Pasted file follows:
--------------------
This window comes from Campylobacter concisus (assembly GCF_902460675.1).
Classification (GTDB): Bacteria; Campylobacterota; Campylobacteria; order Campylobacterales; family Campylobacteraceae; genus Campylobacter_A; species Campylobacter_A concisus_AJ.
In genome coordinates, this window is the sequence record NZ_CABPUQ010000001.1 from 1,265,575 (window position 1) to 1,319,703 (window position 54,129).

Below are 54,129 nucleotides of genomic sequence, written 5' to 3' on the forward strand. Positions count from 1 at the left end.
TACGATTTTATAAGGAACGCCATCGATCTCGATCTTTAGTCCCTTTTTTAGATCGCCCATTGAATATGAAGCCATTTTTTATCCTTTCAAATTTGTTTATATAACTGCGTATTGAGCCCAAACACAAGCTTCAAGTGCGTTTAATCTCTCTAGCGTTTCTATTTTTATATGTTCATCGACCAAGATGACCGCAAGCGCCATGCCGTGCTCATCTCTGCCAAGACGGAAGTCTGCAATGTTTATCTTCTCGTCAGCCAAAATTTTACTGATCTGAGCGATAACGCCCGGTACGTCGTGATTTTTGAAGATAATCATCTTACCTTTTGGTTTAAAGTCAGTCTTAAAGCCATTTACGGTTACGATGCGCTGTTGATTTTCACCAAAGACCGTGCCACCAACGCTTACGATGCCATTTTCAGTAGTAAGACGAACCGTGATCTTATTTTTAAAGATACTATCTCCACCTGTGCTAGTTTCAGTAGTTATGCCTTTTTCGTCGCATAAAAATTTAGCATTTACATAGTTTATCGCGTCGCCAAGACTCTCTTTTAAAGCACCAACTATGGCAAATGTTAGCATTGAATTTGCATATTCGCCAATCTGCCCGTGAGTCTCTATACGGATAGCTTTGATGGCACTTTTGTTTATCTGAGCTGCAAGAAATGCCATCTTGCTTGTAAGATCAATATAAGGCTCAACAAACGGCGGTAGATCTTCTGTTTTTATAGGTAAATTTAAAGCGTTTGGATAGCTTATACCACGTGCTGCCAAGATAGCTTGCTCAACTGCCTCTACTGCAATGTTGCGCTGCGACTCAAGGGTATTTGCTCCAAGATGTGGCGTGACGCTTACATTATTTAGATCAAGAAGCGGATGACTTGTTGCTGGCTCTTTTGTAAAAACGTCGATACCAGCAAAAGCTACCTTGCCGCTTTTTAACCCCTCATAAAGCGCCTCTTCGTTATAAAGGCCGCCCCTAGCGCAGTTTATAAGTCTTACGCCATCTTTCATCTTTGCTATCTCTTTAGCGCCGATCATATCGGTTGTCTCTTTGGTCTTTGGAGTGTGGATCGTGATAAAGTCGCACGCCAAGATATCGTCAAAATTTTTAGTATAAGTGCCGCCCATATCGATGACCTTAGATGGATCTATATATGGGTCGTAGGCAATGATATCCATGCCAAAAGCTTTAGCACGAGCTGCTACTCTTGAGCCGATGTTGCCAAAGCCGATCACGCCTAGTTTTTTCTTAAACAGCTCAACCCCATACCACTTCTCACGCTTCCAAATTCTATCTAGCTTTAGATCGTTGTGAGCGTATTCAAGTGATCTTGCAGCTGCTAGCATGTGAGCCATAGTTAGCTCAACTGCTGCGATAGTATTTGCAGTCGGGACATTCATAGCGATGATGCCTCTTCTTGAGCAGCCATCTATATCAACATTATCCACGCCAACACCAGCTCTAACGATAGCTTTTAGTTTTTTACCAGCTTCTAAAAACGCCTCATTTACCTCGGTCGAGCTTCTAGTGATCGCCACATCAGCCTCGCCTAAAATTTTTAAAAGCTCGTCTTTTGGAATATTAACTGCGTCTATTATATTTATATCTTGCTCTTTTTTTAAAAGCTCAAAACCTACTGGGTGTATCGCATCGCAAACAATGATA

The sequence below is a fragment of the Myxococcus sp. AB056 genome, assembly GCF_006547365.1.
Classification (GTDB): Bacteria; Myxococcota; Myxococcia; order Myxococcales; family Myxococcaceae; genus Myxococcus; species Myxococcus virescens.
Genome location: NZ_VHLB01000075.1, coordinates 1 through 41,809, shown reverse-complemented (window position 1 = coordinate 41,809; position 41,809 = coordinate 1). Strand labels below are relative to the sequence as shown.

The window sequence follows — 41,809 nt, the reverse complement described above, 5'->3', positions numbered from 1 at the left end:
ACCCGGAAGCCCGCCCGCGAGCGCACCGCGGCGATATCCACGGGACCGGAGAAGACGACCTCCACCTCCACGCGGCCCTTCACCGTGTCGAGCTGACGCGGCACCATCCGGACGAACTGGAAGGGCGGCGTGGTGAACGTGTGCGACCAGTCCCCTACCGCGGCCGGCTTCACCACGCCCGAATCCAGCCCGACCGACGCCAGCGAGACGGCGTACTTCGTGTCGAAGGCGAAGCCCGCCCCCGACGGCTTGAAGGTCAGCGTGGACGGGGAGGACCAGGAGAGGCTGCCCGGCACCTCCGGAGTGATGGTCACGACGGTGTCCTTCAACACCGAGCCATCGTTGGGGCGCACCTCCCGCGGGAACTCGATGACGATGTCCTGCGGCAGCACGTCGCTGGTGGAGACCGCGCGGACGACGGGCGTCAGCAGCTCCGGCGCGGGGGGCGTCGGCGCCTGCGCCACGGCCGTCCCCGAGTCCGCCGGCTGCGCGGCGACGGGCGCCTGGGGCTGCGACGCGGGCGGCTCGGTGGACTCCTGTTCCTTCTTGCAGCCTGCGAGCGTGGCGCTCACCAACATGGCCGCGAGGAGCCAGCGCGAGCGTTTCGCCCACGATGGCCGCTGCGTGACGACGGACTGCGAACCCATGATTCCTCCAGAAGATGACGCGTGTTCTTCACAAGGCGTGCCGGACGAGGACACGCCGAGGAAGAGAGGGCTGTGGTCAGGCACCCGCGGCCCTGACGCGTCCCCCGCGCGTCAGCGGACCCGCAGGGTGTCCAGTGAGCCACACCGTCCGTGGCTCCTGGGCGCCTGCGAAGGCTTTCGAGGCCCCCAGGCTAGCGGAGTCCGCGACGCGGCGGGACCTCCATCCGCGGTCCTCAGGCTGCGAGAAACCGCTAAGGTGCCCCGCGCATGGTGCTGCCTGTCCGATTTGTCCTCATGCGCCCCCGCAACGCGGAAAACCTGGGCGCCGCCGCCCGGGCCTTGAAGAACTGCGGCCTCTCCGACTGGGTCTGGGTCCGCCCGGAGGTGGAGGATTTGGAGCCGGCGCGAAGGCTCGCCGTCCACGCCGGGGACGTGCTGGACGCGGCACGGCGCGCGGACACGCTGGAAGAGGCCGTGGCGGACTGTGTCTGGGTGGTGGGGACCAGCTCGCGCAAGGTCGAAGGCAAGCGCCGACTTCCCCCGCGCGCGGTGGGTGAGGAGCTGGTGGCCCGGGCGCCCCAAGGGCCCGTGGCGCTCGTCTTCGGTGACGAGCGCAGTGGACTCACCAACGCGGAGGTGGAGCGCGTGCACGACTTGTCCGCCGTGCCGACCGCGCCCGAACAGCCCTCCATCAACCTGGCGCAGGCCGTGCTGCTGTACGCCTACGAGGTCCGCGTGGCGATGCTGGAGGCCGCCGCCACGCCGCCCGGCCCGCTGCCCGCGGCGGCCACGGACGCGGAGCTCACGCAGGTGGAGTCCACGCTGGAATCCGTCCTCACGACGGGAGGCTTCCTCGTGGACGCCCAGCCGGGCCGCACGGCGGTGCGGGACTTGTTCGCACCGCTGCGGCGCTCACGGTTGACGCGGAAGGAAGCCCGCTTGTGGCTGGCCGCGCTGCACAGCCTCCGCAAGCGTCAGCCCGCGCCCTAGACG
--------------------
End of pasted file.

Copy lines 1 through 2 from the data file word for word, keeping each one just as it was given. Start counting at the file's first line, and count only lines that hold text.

This window comes from Campylobacter concisus (assembly GCF_902460675.1).
Classification (GTDB): Bacteria; Campylobacterota; Campylobacteria; order Campylobacterales; family Campylobacteraceae; genus Campylobacter_A; species Campylobacter_A concisus_AJ.